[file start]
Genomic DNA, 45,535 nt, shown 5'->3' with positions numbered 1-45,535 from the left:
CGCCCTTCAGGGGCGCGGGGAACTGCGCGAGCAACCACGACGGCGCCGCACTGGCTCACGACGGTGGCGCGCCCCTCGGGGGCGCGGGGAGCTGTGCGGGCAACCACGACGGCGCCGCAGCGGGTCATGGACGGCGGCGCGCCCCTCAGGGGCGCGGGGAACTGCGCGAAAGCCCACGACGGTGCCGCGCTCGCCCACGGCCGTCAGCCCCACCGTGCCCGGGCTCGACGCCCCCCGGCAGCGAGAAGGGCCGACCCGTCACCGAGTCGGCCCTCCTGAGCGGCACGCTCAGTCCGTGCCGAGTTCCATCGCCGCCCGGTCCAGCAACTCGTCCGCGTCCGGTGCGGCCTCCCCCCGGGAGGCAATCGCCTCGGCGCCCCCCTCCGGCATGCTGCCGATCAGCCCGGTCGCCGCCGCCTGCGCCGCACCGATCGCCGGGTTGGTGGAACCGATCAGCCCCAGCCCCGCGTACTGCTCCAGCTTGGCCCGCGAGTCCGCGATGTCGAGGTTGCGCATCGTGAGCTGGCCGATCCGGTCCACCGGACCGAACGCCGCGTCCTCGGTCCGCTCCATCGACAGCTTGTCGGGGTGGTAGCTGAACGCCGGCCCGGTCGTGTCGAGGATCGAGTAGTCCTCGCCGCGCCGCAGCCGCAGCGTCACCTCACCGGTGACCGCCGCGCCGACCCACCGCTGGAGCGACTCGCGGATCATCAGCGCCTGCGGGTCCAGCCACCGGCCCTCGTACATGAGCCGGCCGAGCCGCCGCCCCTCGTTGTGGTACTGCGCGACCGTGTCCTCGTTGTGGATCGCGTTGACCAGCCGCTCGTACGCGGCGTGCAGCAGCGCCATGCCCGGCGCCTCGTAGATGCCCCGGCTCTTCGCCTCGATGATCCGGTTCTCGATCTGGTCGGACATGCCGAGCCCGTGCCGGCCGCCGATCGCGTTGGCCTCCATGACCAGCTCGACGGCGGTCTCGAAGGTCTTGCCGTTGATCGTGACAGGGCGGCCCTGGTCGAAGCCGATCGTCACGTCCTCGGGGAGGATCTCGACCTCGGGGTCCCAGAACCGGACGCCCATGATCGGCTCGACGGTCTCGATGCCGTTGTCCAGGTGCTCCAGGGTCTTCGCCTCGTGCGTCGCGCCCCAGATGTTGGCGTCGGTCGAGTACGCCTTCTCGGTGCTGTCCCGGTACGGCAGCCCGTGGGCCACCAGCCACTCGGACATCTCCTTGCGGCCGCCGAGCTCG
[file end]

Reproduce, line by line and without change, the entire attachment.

Genomic DNA, 45,535 nt, shown 5'->3' with positions numbered 1-45,535 from the left:
CGCCCTTCAGGGGCGCGGGGAACTGCGCGAGCAACCACGACGGCGCCGCACTGGCTCACGACGGTGGCGCGCCCCTCGGGGGCGCGGGGAGCTGTGCGGGCAACCACGACGGCGCCGCAGCGGGTCATGGACGGCGGCGCGCCCCTCAGGGGCGCGGGGAACTGCGCGAAAGCCCACGACGGTGCCGCGCTCGCCCACGGCCGTCAGCCCCACCGTGCCCGGGCTCGACGCCCCCCGGCAGCGAGAAGGGCCGACCCGTCACCGAGTCGGCCCTCCTGAGCGGCACGCTCAGTCCGTGCCGAGTTCCATCGCCGCCCGGTCCAGCAACTCGTCCGCGTCCGGTGCGGCCTCCCCCCGGGAGGCAATCGCCTCGGCGCCCCCCTCCGGCATGCTGCCGATCAGCCCGGTCGCCGCCGCCTGCGCCGCACCGATCGCCGGGTTGGTGGAACCGATCAGCCCCAGCCCCGCGTACTGCTCCAGCTTGGCCCGCGAGTCCGCGATGTCGAGGTTGCGCATCGTGAGCTGGCCGATCCGGTCCACCGGACCGAACGCCGCGTCCTCGGTCCGCTCCATCGACAGCTTGTCGGGGTGGTAGCTGAACGCCGGCCCGGTCGTGTCGAGGATCGAGTAGTCCTCGCCGCGCCGCAGCCGCAGCGTCACCTCACCGGTGACCGCCGCGCCGACCCACCGCTGGAGCGACTCGCGGATCATCAGCGCCTGCGGGTCCAGCCACCGGCCCTCGTACATGAGCCGGCCGAGCCGCCGCCCCTCGTTGTGGTACTGCGCGACCGTGTCCTCGTTGTGGATCGCGTTGACCAGCCGCTCGTACGCGGCGTGCAGCAGCGCCATGCCCGGCGCCTCGTAGATGCCCCGGCTCTTCGCCTCGATGATCCGGTTCTCGATCTGGTCGGACATGCCGAGCCCGTGCCGGCCGCCGATCGCGTTGGCCTCCATGACCAGCTCGACGGCGGTCTCGAAGGTCTTGCCGTTGATCGTGACAGGGCGGCCCTGGTCGAAGCCGATCGTCACGTCCTCGGGGAGGATCTCGACCTCGGGGTCCCAGAACCGGACGCCCATGATCGGCTCGACGGTCTCGATGCCGTTGTCCAGGTGCTCCAGGGTCTTCGCCTCGTGCGTCGCGCCCCAGATGTTGGCGTCGGTCGAGTACGCCTTCTCGGTGCTGTCCCGGTACGGCAGCCCGTGGGCCACCAGCCACTCGGACATCTCCTTGCGGCCGCCGAGCTCG